The First Swedish Diplomacy Invitational – A Game Review

by Björn Thalén

Elsewhere in this issue you will find the live-streaming video of this historical event. You are strongly encouraged to watch that first. What follows is a game review by Björn Thalén, who was also one of the producers of this project and the expert commentator during the broadcast.

We had invited 7 of the top Swedish players and it was a lot of merited people that showed up, setting the stage for what would be a great game of Diplomacy.

One player stabbed already before the start by not showing up (he’s fine and he had a good reason) so in the last minute we had to find a replacement. Luckily a winner of the morning game was available and thus Leif Bergman was replaced with Björn Sörling.

Then there was the country bidding. Each player got 100 points to distribute, you got a country by bidding most points on it but the most popular country also got the worst tiebreaker (meaning playing a popular country you would place after someone with the same center count in the end) so there surely was some tactical decisions to make here.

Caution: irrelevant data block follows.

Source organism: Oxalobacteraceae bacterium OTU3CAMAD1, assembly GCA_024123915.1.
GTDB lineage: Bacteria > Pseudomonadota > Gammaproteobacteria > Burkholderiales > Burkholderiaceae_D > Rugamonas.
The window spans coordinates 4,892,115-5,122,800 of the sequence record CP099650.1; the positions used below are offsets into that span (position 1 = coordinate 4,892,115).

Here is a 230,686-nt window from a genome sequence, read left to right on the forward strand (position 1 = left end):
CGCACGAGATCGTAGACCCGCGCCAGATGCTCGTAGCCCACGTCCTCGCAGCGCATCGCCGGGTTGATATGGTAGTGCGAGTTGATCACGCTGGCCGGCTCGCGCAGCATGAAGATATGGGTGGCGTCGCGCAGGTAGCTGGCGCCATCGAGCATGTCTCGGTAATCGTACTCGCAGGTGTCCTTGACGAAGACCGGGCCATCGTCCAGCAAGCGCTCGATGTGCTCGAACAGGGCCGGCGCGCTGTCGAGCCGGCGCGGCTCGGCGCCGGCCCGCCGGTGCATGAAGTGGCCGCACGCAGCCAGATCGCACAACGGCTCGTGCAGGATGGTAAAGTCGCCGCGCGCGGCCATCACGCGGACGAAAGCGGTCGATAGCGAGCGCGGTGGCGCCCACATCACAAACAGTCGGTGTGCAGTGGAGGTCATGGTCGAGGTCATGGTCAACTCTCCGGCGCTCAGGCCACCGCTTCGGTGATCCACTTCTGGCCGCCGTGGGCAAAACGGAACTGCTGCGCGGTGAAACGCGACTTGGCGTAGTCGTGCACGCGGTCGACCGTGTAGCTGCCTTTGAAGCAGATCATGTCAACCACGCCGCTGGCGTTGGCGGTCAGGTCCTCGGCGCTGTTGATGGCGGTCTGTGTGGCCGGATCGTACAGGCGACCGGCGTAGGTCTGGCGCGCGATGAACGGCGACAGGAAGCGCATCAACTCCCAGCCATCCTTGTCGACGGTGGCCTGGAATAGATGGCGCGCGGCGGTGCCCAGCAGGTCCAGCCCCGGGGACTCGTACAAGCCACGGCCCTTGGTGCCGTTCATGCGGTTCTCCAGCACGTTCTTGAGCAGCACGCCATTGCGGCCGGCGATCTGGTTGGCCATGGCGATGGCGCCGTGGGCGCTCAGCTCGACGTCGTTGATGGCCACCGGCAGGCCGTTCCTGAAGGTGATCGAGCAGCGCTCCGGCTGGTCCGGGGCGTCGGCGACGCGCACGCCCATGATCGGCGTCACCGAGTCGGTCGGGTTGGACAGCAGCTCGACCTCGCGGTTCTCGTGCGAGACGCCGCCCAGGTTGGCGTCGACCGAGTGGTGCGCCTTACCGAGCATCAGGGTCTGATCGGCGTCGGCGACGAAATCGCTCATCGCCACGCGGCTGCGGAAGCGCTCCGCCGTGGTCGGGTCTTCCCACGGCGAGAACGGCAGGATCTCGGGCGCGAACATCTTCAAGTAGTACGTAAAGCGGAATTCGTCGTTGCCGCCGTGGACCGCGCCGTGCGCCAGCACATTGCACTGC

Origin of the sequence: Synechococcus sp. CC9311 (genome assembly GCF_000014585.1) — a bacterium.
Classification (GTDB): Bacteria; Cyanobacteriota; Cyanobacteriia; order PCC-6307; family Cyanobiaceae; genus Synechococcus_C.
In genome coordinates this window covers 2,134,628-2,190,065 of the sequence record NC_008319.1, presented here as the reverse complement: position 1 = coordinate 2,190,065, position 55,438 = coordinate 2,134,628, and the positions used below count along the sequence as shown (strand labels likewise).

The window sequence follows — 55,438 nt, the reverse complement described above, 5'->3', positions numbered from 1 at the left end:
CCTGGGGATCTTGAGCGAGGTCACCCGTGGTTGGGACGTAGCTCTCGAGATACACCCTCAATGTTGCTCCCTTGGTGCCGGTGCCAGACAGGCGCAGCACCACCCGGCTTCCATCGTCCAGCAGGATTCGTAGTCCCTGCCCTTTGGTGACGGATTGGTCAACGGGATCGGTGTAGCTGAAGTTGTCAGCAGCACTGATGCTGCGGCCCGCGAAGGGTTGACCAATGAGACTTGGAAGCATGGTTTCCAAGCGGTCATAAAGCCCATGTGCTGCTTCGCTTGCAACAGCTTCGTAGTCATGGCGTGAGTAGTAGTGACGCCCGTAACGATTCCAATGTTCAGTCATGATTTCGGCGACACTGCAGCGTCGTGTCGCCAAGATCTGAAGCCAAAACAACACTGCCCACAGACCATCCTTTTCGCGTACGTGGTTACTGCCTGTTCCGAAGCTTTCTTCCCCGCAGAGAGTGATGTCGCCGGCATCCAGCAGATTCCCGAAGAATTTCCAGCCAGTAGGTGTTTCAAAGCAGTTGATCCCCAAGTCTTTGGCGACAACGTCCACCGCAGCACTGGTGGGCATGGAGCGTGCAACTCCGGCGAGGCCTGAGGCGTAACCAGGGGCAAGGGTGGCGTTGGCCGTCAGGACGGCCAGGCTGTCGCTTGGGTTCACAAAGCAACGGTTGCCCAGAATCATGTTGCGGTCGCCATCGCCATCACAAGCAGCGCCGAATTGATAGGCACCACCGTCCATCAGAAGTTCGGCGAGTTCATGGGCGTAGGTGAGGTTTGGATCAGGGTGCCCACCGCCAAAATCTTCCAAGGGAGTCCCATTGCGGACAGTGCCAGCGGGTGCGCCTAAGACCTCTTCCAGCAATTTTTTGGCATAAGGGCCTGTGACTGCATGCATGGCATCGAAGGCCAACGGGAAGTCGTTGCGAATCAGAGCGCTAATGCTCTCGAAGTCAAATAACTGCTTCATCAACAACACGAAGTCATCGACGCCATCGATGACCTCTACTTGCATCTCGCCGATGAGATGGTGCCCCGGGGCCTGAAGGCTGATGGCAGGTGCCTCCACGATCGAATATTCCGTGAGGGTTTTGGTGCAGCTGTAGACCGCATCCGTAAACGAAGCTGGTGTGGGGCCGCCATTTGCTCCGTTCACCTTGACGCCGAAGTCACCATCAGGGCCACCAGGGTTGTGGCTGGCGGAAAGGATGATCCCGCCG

Both Tommy Larsson and Niclas Perez decided to go all-in and bid a 100 for their favorite country (England and Austria respectively) and that turned out to…

No wait. I’ll not spoil the result of the game just yet, instead we will go through the game in chronological order.

If you want to follow the game closer, we used a mapping software called jDip. You can download the complete game with every move here and then use the same software to follow the game move by move.

Alright now we can get started.

Country Bidding Results

Peter Lund: E-20, F-2, G-3, A-4, I-71
Tommy Larsson: E-100
Niclas Perez: A-100
Tage Bengtsson: I-99, E-1
Emily Bache: E-6, G-82, A-6, I-6
Dennis Andersson: R-39, G-38, I-23
Björn Sörling: T-30, I-42, A-28

Total sum for each country:
Italy (Tage) – 251
Austria-Hungary (Niclas) – 138
England (Tommy) – 127
Germany (Emily) – 123
Russia (Dennis) – 39
Turkey (Björn) – 30
France (Peter) – 2

Opening Game 1901-1903